Imagine you are trying to travel from your town to another town on a bullock cart. It may be hard for some of you to imagine that. Coming from India, I know that there are lots of places where this is very common. It can take a long time for you to get from one place to another place. If there is one thing that’s positive with this arrangement, it is that, in case of an accident, the damage won’t be much.
Why? Simply because you can’t travel at breathtaking speeds on a bullock cart.
Now, imagine you are on the same journey but now you are traveling in a race car instead. (While people can’t imagine that in many parts of India, you can totally imagine it here.)
First, you will notice that you can reach your destination considerably faster than before. It’s not only more comfortable to travel in the race car, it’s also more fashionable. I can go on with all the positives, but there is at least one negative. As you drive at breakneck speeds, if there is an accident, you may really break your neck.
Now, you may be wondering why we are talking about bullock carts and race cars?
Let’s go back to history a bit.
There have been several major economic downturns in the past hundred years. The first one was the Great Depression in the 1930s. Then came the oil crisis in 1973. After that, there was the stock market crash in 1987. The next was the dot-com crash in 2000 and now we have a mess triggered by the sub-prime mortgage in 2008.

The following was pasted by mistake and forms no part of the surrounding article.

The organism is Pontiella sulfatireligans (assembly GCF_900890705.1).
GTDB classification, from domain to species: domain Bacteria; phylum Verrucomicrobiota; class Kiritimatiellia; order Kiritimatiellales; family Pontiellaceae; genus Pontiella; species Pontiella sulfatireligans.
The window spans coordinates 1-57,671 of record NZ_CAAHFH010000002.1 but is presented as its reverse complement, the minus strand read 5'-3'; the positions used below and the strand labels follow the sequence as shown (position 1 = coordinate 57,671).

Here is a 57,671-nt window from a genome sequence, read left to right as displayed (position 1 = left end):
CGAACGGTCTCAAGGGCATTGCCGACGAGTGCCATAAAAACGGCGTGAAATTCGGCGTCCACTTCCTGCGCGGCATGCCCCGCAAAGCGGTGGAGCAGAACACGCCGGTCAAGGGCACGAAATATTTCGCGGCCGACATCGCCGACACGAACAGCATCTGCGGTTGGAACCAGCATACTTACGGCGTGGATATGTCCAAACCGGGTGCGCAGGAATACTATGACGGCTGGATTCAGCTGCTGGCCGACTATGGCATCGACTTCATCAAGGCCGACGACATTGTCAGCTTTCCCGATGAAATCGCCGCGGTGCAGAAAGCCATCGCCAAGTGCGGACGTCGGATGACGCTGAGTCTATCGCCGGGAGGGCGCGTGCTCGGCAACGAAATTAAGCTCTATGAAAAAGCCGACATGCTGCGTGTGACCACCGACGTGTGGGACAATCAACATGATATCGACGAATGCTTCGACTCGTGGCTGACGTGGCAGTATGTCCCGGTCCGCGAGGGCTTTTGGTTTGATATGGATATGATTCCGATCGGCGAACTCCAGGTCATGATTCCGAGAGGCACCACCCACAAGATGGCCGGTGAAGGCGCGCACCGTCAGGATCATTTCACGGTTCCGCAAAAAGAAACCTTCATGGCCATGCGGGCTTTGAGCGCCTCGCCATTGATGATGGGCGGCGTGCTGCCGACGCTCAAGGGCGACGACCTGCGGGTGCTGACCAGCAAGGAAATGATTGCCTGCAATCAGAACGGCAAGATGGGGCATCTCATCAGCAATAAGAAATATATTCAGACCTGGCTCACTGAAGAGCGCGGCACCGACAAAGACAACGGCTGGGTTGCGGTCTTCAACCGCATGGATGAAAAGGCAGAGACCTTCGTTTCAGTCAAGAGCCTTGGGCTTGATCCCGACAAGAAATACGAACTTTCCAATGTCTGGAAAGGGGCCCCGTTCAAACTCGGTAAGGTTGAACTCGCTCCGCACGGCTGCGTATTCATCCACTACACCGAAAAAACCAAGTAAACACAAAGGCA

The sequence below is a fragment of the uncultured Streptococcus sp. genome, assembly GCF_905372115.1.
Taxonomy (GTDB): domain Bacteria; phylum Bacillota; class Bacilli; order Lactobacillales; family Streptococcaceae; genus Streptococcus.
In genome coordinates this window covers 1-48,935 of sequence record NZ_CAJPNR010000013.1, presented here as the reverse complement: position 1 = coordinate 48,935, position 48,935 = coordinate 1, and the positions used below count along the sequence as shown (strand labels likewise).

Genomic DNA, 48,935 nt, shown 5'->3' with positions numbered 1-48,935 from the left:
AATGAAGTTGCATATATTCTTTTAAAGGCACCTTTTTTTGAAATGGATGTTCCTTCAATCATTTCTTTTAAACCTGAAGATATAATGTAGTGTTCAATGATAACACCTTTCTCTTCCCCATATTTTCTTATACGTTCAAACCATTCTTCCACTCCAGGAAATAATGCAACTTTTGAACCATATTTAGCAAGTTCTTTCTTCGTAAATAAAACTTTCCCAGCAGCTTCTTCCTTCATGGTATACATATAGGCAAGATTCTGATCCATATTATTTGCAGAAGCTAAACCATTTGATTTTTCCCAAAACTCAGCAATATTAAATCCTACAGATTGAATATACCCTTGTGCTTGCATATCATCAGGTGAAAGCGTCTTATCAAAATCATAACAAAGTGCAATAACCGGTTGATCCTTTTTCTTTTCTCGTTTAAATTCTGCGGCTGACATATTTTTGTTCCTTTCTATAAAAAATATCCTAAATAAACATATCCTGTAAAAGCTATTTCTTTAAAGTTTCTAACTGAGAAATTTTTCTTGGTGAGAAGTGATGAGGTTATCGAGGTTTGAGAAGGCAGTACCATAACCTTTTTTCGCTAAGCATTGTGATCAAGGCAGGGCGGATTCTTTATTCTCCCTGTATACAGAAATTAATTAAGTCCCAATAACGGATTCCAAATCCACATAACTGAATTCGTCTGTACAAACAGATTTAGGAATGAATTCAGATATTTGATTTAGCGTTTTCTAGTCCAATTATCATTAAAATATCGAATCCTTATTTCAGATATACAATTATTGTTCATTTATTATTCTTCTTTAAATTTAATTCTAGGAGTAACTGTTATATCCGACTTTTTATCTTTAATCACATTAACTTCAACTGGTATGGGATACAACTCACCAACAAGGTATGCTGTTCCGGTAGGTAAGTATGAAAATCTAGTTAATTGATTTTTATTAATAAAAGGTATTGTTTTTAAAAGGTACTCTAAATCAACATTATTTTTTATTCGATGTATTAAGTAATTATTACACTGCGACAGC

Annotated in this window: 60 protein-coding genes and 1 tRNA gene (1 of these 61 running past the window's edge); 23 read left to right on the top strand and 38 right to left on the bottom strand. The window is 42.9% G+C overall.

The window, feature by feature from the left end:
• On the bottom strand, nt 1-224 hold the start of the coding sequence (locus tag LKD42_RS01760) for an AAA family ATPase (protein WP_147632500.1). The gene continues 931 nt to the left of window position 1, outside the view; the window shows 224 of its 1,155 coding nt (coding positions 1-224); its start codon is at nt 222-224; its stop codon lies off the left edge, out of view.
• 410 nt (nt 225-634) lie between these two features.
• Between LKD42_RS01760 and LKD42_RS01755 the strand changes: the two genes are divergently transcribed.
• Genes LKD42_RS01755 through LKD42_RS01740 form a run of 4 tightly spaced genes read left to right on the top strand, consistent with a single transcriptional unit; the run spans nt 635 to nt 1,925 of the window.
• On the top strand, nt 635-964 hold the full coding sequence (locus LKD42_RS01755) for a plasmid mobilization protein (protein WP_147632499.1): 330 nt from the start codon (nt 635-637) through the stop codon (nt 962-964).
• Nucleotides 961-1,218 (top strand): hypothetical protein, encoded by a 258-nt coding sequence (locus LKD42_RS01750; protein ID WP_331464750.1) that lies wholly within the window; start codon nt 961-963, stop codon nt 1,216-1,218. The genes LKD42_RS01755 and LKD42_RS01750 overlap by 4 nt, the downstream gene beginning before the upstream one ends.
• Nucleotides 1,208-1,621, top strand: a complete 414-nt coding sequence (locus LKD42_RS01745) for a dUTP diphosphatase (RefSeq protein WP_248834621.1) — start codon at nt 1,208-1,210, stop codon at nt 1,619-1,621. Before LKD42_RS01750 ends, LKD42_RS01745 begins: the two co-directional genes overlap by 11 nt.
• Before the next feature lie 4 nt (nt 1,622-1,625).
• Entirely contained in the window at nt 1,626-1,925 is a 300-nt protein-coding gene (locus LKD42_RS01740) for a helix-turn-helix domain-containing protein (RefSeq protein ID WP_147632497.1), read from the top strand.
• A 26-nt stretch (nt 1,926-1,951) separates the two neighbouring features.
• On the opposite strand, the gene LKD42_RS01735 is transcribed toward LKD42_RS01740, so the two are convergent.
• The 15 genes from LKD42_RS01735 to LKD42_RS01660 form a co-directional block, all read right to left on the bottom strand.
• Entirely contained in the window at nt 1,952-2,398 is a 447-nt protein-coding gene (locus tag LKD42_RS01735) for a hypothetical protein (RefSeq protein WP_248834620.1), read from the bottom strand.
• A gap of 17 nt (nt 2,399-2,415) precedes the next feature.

You will notice that the gap between the first and second recessions was a few decades. The gap between the second and third recessions was just twelve years. The gap between the third and fourth recessions was even lower—just eight years. The gap between the fourth and fifth recessions is the lowest—around six years.
Why is the gap shrinking?
One reason: the progress we have made in technology. We have moved from the “bullock cart” to the “race car” when it comes to technology. In the knowledge economy, we can create new possibilities way faster than before. The convenience because of technology (for those who have it) has gone up by leaps and bounds. We can also create a mess a great deal faster than before.
Think about it. We were able to make a new promise—create a product like “sub-prime mortgage” within no time. We built the systems to fulfill on that promise. Very shortly, we were able to accelerate creating the “sub-prime mortgage mess” like nobody’s business. Then, finally—we crashed. Quickly.
Technology accelerates everything.
No, I don’t want us to be in the bullock carts. Race cars are great. What we can’t forget is that, with the convenience and style that comes with race cars, there is a new level of responsibility. Forget this responsibility and we pay a heavy price.
The sad story is that you can act in a responsible way, but you may still have to pay because someone else is irresponsible. You have to face the consequences even if the mess was created by someone else.
What you can do (in addition to being responsible) is be more than prepared to face these consequences. In fact, be not only ready to survive but be ready to think and act differently so that you thrive in these environments.
The choice really lies with us—we can participate in the recession and contribute to it or we can think and act differently and be part of the solution.
[Cool Friend Raj Setty is intimately involved in working with like-minded entrepreneurs to bring good ideas to life and spread their adoption. You can learn more about him at www.rajeshsetty.com.]